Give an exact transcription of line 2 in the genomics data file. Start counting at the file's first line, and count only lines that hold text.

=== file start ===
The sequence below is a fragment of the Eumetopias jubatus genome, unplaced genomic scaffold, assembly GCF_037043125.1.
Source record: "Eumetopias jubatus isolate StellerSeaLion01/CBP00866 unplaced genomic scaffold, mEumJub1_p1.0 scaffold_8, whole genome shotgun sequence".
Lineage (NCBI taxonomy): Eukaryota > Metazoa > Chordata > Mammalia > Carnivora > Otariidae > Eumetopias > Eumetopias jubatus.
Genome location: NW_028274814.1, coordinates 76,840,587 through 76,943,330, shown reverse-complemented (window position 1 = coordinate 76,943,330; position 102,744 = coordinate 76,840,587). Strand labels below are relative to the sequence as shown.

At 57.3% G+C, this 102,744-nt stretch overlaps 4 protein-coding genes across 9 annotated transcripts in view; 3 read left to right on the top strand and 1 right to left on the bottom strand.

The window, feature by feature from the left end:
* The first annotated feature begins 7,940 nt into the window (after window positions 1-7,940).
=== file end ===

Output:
Source record: "Eumetopias jubatus isolate StellerSeaLion01/CBP00866 unplaced genomic scaffold, mEumJub1_p1.0 scaffold_8, whole genome shotgun sequence".